It was bound to happen.
Coming into last night’s game against the Mets, Rivera had converted 18 saves in a row to begin the season – impressive for anyone, let alone a man who is 43-years of age.
Before last night, Rivera was 22 for 24 in save opportunities against the crosstown rivals, including the postseason. Something had to give sooner or later.
After a leadoff double by Daniel Murphy, a single by David Wright who moved to second and another single by Lucas Duda (broken bat) which ended the game, Rivera put his head down and walked off the mound the same way he’s done hundreds of times before after securing a win. It’s how Mo handles these games that make him special. It’s all about having a short memory.
“Everything was great – until the ninth. It’s part of the game, man. You just have to come back tomorrow strong and play hard again,” Rivera said after the game. Remarkably, last night was the first time in his illustrious career that Rivera has blown a save without recording an out.
The all-time saves leader, and really, the Babe Ruthof this generation in my opinion, is no stranger to failing – especially on the biggest stage the sport has to offer.
His first taste of failure came in 1997, the first year Rivera was closer. Up two-games-to-one in the series and winning 2-1 at the time, Joe Torre chose to bring in Rivera for a five-out save. He immediately got Matt Williams to fly out to right – the Yankees were four outs away from returning to the ALCS. After falling behind 2-0 on catcher Sandy Alomar Jr., Rivera gave up a game tying homer. The Indians would win game four and ultimately game five and the series.
You might think that such a heartbreaking loss would defeat a closer. After all, Braves reliever Mark Wohlers was never the same after serving up that game-tying home run to Jim Leyritz in game four of the ’96 World Series. Now, Rivera looks back at the failure of 1997 as a great lesson.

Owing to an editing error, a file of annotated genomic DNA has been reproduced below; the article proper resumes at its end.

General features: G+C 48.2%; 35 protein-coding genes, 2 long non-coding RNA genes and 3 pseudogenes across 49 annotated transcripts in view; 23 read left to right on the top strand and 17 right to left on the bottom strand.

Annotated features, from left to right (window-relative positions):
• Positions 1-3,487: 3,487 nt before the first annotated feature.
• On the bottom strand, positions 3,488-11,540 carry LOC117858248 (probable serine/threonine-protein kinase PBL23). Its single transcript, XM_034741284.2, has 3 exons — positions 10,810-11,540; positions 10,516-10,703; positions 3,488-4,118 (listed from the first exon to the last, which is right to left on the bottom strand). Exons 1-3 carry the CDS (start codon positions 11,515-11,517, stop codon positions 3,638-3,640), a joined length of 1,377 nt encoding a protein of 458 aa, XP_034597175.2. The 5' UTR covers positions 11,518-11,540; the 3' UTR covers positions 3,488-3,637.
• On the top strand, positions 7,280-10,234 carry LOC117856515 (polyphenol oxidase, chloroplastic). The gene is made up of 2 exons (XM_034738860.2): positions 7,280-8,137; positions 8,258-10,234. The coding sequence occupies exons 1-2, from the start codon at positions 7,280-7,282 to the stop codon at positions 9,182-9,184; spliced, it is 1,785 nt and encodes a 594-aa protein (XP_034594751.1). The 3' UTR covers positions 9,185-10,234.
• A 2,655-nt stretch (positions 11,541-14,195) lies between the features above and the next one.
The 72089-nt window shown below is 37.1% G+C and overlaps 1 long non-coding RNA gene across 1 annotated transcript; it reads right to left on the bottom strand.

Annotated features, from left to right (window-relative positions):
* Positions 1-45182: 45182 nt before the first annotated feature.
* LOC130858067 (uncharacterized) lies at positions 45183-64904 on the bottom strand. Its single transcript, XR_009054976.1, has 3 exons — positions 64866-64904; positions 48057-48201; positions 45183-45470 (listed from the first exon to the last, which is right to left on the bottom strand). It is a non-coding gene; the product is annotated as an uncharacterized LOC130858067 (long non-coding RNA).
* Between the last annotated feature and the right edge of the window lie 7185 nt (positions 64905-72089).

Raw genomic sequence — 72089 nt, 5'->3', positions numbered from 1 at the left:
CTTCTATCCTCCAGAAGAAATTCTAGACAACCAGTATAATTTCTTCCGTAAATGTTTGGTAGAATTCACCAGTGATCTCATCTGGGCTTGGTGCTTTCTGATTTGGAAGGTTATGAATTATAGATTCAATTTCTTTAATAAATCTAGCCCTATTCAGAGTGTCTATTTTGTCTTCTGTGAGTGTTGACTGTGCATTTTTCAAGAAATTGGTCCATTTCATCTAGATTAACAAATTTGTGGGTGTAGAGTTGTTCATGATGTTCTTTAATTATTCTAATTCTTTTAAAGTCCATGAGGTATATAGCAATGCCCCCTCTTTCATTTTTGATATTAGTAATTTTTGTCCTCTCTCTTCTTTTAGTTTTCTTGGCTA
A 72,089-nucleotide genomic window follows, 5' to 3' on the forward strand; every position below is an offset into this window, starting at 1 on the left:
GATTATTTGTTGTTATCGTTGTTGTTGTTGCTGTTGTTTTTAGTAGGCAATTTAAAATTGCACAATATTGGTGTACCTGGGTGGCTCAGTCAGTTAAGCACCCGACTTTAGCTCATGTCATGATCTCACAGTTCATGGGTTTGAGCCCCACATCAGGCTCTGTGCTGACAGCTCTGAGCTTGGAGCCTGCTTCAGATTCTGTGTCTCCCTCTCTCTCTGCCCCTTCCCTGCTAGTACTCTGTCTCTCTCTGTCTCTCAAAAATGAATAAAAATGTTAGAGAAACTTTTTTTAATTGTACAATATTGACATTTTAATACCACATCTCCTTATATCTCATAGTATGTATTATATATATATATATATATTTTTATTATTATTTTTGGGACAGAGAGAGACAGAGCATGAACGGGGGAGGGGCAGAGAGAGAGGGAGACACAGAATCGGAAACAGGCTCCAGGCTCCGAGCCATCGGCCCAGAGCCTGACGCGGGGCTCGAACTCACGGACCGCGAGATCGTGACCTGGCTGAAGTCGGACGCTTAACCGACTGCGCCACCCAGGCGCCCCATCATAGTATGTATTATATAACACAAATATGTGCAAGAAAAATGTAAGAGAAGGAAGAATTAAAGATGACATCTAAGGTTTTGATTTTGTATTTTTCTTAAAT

“Let me tell you something, if you think that ’97 was bad, I tell you, for me it was the stone where I stepped to push forward,” Rivera said in a story from the Daily News in April. “It helped me to become better. If that wouldn’t have happened, God only knows where I will end up.”
In 2001, with the country and the city of New York searching for something to hold onto, the Yankees staged improbable comebacks to force a decisive Game 7. Alfonso Soriano connected on a go-ahead solo homer in top of the eighth off Curt Schilling and Rivera came in for the bottom half and had to face the 3-4-5 hitters – he promptly struck out the side.
Rivera had not blown a postseason save since that night in Cleveland, going 23-for-23. After a hit here, a bunt there, a double, hit-by-pitch and the back-breaking single by Luis Gonzalez, Rivera again walked off the mound silently, head down. ”I did everything I could,” he said after the game, answering questions politely and quietly. Another colossal failure, stored in the memory banks as a lesson, but forgotten quickly the next day in order to continue the job in the future.
Then came 2004. After Rivera blew the save in game four, he said after “I don’t worry about it. I’ll have enough time to rest. Come back tomorrow and play hard.”
Rivera is widely-known as being a very religious man. From building churches in his native Panama to thanking God after every save, Rivera puts his faith, and performance on the field, in the Lord. Before that game seven in the dessert in ’01, Rivera addressed the team – something he rarely ever did. Surprising his teammates, he stood up and said ”we’re going to win. But no matter what happens, it’s in God’s hands.”
That quote sums up Rivera. Expecting to win, but understanding that ultimately if something doesn’t go your way you accept it and move on. If you try your best and get beat, you tip your cap, forget about it and get them next time. “No excuses; they just beat me,” he said last night.
You can bet that if the Yankees have the lead tonight in the ninth inning, “Enter Sandman” will blare throughout the Stadium and Mo will take those few steps on the warning track before breaking into a jog – the thought’s of last night’s game gone and forgotten.
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